Affordable homes plan is rejected by district council
- Credit: Archant
Plans to build 26 affordable homes in Linton have been rejected by South Cambridgeshire District Council’s planning committee.
A council planning officer had recommended councillors approve the development on land behind Paynes Meadow.
Six councillors voted against the proposal, arguing the development fails to respect or retain the local character. Two councillors voted in favour of approving the application, and one councillor abstained.
"This is just a project that is not good enough," said committee chair, Councillor John Batchelor, who is a councillor for Linton.
"We shouldn't accept second best just because it's social housing, it shouldn't be anything different. The standards we require should be as high as any."
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He said refusal would give the applicant the opportunity to "go away and come back with something better".
"I'm extremely disappointed with the design," said Councillor Deborah Roberts, adding "it seems to me to be little boxes made of ticky-tacky".
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"The design - what a let down in this day and age. We should really be seeking the best sort of design. We can do it - we know we can do it," she said.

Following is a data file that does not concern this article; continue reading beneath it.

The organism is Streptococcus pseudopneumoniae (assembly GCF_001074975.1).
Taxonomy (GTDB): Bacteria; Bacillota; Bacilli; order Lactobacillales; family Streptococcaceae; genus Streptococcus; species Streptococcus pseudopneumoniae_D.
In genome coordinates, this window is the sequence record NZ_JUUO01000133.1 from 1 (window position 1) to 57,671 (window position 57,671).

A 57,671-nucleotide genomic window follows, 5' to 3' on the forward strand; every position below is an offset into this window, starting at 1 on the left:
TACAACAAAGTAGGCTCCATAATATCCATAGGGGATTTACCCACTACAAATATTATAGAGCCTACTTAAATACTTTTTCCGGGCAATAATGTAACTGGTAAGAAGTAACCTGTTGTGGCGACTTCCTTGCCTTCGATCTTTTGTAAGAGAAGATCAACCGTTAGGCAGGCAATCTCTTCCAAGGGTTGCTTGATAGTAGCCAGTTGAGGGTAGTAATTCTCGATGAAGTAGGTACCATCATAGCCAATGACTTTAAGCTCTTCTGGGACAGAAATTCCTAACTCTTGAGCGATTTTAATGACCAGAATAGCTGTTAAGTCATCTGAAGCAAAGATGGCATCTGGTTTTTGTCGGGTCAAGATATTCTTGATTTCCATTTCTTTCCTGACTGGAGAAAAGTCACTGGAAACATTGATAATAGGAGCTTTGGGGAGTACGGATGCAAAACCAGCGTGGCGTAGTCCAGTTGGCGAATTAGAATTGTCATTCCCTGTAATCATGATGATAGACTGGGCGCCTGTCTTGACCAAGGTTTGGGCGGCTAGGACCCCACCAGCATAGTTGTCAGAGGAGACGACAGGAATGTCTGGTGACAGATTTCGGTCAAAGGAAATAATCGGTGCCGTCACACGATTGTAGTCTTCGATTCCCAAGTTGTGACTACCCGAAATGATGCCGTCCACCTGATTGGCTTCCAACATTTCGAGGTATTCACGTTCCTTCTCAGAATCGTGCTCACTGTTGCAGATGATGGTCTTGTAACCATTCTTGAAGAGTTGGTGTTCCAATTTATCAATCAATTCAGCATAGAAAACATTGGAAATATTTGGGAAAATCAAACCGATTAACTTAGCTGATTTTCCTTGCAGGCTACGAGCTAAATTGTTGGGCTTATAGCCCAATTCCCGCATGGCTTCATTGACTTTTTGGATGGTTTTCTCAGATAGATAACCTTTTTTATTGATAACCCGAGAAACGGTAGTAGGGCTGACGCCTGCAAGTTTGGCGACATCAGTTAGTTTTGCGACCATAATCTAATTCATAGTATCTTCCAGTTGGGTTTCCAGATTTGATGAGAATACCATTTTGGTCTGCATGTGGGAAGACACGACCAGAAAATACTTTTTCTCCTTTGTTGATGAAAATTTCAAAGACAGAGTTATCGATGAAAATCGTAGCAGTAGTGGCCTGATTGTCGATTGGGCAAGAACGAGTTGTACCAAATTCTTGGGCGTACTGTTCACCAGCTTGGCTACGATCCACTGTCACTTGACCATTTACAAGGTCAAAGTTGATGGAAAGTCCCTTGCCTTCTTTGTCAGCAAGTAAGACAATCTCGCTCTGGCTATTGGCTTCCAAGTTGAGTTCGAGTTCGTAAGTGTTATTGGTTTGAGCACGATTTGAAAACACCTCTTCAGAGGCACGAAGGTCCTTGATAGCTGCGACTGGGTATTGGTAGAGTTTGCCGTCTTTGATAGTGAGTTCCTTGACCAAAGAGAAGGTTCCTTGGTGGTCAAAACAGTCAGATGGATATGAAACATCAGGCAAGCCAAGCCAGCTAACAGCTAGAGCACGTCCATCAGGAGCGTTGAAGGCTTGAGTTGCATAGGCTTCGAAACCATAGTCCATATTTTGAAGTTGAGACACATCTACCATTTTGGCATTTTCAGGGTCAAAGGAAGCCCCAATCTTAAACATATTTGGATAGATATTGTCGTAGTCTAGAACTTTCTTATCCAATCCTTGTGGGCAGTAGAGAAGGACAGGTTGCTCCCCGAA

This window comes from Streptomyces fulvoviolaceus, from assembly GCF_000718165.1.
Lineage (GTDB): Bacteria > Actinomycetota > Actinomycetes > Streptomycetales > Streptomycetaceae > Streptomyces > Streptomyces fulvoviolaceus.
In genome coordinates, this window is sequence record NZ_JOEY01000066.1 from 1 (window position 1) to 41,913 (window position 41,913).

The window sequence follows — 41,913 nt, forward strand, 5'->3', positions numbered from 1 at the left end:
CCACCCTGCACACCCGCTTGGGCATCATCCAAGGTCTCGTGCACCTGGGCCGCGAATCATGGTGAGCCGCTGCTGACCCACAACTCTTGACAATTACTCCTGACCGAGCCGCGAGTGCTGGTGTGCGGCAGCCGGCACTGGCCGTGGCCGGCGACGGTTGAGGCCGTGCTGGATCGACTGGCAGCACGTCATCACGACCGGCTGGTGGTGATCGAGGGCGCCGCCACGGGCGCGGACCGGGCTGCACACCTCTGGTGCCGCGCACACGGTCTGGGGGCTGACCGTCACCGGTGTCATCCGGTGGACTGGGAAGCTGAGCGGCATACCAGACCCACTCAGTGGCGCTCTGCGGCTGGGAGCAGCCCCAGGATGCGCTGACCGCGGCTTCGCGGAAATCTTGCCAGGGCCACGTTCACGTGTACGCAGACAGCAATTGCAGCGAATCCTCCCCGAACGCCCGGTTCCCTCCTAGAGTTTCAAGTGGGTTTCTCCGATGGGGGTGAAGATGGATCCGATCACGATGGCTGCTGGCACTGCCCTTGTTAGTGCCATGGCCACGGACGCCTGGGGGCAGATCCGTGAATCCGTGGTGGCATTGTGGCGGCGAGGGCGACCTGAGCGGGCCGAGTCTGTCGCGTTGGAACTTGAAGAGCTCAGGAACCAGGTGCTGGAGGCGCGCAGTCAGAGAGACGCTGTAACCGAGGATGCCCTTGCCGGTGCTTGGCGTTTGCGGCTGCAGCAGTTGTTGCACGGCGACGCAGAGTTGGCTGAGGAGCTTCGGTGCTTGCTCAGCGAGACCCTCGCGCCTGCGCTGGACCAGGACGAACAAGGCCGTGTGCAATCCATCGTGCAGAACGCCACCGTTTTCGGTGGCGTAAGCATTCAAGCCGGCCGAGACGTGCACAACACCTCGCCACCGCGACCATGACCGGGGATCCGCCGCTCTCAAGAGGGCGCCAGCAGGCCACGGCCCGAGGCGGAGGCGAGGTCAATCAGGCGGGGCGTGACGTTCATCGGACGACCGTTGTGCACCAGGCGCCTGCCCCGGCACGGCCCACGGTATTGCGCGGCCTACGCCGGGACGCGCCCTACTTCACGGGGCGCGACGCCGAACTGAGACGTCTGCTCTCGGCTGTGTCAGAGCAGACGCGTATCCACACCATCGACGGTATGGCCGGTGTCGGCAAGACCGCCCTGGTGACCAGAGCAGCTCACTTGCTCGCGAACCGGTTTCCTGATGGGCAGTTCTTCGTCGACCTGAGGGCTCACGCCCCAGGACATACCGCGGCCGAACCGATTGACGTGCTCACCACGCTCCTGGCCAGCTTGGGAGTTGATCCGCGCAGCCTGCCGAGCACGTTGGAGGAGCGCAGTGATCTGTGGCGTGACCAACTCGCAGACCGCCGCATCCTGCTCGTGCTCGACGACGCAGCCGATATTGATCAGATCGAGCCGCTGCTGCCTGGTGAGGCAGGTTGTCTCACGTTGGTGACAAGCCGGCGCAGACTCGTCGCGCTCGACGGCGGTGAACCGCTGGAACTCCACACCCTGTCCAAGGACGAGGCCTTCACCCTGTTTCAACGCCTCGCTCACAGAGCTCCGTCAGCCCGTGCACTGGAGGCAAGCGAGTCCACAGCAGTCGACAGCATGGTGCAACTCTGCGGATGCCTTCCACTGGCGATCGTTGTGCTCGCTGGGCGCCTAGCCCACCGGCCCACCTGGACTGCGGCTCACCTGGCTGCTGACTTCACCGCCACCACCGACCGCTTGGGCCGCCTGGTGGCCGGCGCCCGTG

Cllr Peter Topping said he was concerned residents would "feel isolated" and be too far from the village's amenities.
Cllr Peter Fane, who was in favour of the proposals, said "there comes a point where we have to look at the opportunities where they arise" and adding that the area has a need for more affordable homes.
The council report on the application said there is an "identified local need" of affordable housing in the village, but an officer clarified this does not include homes that have been granted planning permission where construction has not started.
"I question whether this is required at all given that we have two planning permissions already in the bag as it were," Cllr Henry Batchelor said, referencing two such projects.
The developer, Hundred Houses Society, said in its application: "The proposed dwellings are designed in a traditional style using materials that match the local area and the character of the area".
Hannah Northrop, representing the agent for the applicant, told the committee the development would provide homes for people who live in the area or who have a close connection to Linton, and said there is "a need to press ahead".